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The Bell Curve

September 02, 1999

Joseph N. Bell

It is probably time to write my annual thank you column to the Anaheim

Angels. I say "probably" because as a committed card-carrying romantic,

my instincts always tell me to wait until they are mathematically

eliminated from the pennant race. These are the same instincts that keep

me watching in the ninth inning when the Angels are 15 runs behind and

clearly as bored as the people who paid hard-earned money to come and see

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them play -- and have long since gone home.

But I still remember vividly some years ago -- when I was offering my

heart and soul to the Chicago White Sox -- that they once scored nine

runs in the last inning to beat the Yankees 10-9. And so I am loathe to

concede. But my editor, who is a pragmatist, says that it is time.

If you have been paying attention, you know that I have made a deal with

a Party -- whose identity is my own business -- not to leave this

bountiful life until the Angels have won a World Series. It appears --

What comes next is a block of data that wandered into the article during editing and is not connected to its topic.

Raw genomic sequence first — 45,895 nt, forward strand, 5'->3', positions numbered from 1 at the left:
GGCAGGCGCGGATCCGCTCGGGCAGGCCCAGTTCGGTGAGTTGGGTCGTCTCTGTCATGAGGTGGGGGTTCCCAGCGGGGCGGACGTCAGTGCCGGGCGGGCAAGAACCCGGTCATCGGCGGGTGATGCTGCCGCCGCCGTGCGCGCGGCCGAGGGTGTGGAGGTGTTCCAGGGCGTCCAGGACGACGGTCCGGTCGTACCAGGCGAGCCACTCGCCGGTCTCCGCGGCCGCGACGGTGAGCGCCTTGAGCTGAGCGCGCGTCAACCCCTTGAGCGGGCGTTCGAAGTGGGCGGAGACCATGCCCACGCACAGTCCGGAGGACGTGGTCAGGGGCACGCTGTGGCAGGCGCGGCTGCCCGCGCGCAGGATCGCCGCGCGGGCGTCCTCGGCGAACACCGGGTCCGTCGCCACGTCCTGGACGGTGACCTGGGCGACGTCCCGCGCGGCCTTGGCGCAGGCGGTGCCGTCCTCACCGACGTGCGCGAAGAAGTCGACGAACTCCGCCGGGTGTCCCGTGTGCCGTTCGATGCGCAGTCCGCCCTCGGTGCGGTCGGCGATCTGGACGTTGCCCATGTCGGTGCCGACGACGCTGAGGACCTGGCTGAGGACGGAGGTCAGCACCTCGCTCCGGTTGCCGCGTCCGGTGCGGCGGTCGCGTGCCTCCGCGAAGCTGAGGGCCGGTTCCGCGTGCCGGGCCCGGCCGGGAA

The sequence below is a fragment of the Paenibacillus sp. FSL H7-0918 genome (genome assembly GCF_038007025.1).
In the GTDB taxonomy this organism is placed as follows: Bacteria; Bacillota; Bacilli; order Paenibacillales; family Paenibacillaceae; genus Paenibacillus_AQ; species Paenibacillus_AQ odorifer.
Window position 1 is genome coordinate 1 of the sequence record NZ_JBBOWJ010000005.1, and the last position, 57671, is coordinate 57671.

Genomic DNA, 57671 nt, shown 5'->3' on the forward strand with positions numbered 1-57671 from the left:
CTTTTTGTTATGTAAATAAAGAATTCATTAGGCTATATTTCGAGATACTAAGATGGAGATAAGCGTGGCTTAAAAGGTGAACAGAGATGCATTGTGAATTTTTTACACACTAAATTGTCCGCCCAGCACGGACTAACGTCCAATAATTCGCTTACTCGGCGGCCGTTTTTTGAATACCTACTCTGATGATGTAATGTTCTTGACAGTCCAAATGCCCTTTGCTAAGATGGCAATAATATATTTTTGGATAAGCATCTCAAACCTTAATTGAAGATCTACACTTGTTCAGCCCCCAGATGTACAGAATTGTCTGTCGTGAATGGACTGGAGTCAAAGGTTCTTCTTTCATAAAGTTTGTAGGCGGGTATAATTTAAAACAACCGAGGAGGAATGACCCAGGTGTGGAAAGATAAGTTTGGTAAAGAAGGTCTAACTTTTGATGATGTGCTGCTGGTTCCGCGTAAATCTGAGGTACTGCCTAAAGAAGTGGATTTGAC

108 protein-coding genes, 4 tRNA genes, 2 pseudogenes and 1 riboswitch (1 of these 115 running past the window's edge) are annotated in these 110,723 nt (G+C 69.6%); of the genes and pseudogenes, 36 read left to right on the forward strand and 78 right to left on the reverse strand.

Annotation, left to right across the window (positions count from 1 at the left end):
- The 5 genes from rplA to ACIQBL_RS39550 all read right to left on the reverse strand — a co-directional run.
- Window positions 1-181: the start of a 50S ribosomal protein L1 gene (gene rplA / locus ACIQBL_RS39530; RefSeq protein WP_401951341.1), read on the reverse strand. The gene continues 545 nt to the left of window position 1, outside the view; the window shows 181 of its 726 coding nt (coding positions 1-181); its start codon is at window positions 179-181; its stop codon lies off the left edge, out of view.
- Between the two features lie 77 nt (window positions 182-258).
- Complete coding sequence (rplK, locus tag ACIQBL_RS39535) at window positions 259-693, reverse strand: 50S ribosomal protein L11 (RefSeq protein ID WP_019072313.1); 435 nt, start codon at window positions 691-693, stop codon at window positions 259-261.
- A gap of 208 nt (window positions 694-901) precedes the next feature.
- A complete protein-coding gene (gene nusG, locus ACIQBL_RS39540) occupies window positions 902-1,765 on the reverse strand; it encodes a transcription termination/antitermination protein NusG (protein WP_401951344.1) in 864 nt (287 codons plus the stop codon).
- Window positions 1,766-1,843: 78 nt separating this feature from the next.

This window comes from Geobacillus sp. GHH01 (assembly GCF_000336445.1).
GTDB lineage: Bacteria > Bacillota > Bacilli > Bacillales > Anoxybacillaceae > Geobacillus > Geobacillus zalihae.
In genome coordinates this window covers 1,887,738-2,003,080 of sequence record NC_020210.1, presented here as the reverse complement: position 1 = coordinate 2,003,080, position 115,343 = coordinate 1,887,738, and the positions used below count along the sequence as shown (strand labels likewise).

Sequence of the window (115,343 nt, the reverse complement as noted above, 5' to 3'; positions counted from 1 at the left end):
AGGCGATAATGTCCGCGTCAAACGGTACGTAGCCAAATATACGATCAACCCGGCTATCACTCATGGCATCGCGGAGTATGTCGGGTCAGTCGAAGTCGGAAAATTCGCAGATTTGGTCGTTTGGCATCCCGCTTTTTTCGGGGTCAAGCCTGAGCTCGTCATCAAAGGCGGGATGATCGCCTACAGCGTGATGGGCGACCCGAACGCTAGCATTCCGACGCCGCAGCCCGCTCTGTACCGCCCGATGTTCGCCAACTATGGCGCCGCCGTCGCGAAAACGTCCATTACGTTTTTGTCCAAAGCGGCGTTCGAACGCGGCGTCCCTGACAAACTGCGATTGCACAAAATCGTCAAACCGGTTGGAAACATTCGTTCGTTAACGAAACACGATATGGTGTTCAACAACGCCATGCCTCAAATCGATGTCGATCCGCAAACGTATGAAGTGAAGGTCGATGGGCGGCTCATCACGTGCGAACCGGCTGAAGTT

no, says my editor, it is certain -- that the Angels won't endanger me

this year. And after the 14-12 debacle in Cleveland Tuesday night, I must

agree. Hence this note of thanks.

The list of individuals to thank is long and deserving, but before I

single them out, I would like to say that from beginning, the commitment

of the Angels to lose on my behalf has decidedly been a team effort (last

in the major leagues by a wide margin, for example, in runs-batted-in).

From the front office to the $80 million man -- with a few notable

exceptions -- the Angels have been consistent and determined

underachievers. In spite of my romantic leanings, I knew subconsciously

by early May that I was safe and that you were going to get this weekly

liberal enlightenment -- the editor willing -- for at least another year.

So let's get to the business at hand and give special thankswhere it is

due -- in no particular order of importance.

The first expression of appreciation goes to general manager Bill Bavasi

who pulled off a coup almost breathtaking in its ingenuity. The Angels

had two players who persisted in performing up to their salaries: pitcher

Omar Olivares and second baseman Randy Velarde.

They caused me some anxiety early in the season. But Bavasi cleverly

traded them in July to the Oakland Athletics. In return, he got three

deep minor leaguers who aren't likely to cause me any problems for at

least several years. Meanwhile, the two former Angels are leading

Oakland's quest for a playoff spot. Olivares is 4-0 with the Athletics,

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